This opinion piece was originally published in the National Indigenous Times on 16 March 2023. View it here.
In the case of Murujuga —the rock art-rich Burrup Peninsula and nearby Dampier Archipelago in northern Western Australia — you’d be hard pressed to find anyone who does not want Murujuga’s million-plus petroglyphs protected for future generations.
The Murujuga Aboriginal Corporation (MAC), representing five traditional owner and custodial groups, lives by the words Ngayintharri Gumawarni Ngurrangga (We all come together for country).
And while I am not a Ngarluma, Mardudhunera, Yaburara, Yindjibarndi or Wong-Goo-Tt-Oo man, I am a proud South-West Boojarah Wardandi Noongar with a profound respect for Country and I believe these are words we should all live by.
As the cultural authority for Murujuga, MAC is partnering with the WA Department Water and Environmental Regulation (DWER) and working with stakeholders to ensure the ongoing protection of Murujuga’s world-famous petroglyphs through one of the most comprehensive studies of its kind ever undertaken anywhere.
The Murujuga Rock Art Monitoring Program is a significant expansion in resources and scope to previous research into potential impacts from industry emissions on Murujuga’s rock art.
The program has combined cultural and scientific perspectives to select the 45 locations across the Burrup Peninsula and Dampier Archipelago for monitoring and research. This includes the 21 new air quality monitoring stations and 54 representative rock art panels for observation, 65 sample rocks, and 26 three dimensional environmental mapping sites and laser scanning areas.
The leading organic geochemist on the Murujuga Rock Art Monitoring Program is the 2022 Western Australian Scientist of the Year Professor Kliti Grice. Having scientists of the calibre of Professor Grice means the quality of the program and its results will be world class.
In my capacity as independent Chair of the Murujuga Rock Art Stakeholder Reference Group, I am privileged to witness some of this best practice monitoring and analysis evolve to provide information and trends on the condition of this collection of extraordinary cultural and spiritual significance.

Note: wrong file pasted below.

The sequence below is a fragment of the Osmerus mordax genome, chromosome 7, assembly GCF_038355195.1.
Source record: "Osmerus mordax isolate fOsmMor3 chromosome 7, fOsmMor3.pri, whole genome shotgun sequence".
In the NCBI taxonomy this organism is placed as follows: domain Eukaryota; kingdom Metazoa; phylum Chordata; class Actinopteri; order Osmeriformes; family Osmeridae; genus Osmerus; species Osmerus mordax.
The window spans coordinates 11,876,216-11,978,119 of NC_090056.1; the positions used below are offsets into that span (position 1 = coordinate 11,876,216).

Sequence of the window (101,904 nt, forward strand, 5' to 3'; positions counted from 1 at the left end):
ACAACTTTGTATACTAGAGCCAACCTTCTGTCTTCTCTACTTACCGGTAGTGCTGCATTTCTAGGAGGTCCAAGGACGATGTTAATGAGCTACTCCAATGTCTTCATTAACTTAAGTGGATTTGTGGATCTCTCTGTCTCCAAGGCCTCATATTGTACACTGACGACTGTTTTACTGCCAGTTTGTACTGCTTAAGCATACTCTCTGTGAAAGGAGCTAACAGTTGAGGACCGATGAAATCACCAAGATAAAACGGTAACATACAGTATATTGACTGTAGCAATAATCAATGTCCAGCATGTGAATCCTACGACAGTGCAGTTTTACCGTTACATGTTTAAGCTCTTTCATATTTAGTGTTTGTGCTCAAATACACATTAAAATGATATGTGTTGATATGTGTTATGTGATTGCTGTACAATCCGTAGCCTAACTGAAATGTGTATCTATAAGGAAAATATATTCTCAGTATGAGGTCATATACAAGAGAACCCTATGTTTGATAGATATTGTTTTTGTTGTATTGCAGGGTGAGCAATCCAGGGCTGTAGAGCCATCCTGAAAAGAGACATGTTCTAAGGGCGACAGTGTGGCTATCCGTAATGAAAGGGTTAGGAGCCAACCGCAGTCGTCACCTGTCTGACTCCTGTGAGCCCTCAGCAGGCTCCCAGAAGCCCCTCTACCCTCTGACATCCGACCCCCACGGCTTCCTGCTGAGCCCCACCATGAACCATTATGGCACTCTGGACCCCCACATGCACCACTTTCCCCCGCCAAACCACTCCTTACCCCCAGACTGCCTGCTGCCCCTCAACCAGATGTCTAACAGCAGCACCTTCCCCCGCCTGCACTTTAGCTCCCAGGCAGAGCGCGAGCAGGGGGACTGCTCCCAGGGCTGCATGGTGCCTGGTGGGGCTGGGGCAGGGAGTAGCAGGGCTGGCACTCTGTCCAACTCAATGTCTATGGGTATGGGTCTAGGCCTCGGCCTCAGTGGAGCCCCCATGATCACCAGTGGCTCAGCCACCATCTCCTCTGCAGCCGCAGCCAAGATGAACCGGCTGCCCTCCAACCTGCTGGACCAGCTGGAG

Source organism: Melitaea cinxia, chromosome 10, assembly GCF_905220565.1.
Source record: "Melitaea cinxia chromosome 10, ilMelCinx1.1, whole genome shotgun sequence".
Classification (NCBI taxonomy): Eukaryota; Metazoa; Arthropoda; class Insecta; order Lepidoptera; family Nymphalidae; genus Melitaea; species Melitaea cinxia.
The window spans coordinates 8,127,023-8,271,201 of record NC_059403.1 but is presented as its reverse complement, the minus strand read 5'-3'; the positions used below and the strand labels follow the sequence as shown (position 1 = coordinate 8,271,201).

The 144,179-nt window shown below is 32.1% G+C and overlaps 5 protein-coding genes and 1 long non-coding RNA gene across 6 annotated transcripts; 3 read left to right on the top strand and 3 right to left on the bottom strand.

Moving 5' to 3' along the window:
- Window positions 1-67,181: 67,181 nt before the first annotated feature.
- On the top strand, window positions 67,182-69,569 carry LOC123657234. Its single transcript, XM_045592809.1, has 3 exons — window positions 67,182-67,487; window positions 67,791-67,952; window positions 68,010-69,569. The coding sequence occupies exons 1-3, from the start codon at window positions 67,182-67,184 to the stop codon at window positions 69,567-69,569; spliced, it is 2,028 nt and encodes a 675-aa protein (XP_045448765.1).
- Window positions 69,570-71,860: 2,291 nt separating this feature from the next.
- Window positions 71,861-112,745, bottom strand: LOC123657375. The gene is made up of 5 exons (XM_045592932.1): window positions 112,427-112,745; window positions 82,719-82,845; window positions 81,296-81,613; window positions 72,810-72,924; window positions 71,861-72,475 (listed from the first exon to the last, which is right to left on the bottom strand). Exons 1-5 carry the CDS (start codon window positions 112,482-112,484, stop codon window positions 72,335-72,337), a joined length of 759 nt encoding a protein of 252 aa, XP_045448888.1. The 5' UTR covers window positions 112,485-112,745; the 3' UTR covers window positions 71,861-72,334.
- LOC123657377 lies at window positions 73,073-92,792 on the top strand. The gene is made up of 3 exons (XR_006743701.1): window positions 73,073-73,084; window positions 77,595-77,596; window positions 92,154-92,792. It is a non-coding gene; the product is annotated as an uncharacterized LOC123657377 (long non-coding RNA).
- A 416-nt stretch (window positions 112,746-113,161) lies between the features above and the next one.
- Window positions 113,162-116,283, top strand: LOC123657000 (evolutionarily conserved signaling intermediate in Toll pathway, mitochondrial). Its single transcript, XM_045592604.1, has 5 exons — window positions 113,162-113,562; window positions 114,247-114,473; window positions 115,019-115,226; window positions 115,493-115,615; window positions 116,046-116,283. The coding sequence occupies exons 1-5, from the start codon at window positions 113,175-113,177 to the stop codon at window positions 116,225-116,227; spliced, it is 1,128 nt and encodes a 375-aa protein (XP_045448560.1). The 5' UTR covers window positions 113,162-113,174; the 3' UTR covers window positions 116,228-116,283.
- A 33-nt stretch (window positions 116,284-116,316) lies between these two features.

This monitoring will determine if the rock art – some of which estimated to be 50,000 years old – is showing signs of accelerated change. There has been considerable amount of commentary and published articles claiming impacts on the rock art caused by emissions from nearby industry on Murujuga.
However, insufficient study sites, flawed methodology and a small number of rock types and samples has meant the studies to date have not provided a conclusive answer as to whether anthropogenic emissions are impacting Murujuga’s rock art.
The Murujuga Rock Art Monitoring Program is providing a rigorous and comprehensive scientific approach to this valid area of investigation and will provide the much-needed evidence on which to base decisions regarding any regulations that are required to protect the petroglyphs from any emissions.
The results from the first full year of monitoring studies and the interim Environmental Quality Criteria will available mid-2023. The monitoring data will be made public following independent peer review.
MAC’s Rangers are working in partnership with scientists in the project team to deliver all fieldwork and will take greater responsibility for the monitoring through to 2025, at which point MAC will take over the field program.
The one thing we can all agree on is that Murujuga’s rock art, heritage and culture must be protected.
Professor Stephen van Leeuwen is the Chair of the Murujuga Rock Art Stakeholder Reference Group (SRG).
In addition to supporting the Murujuga Aboriginal Corporation as primary decision-maker, the SRG provides advice to government on the key strategic issues relating to the protection of the rock art on Murujuga.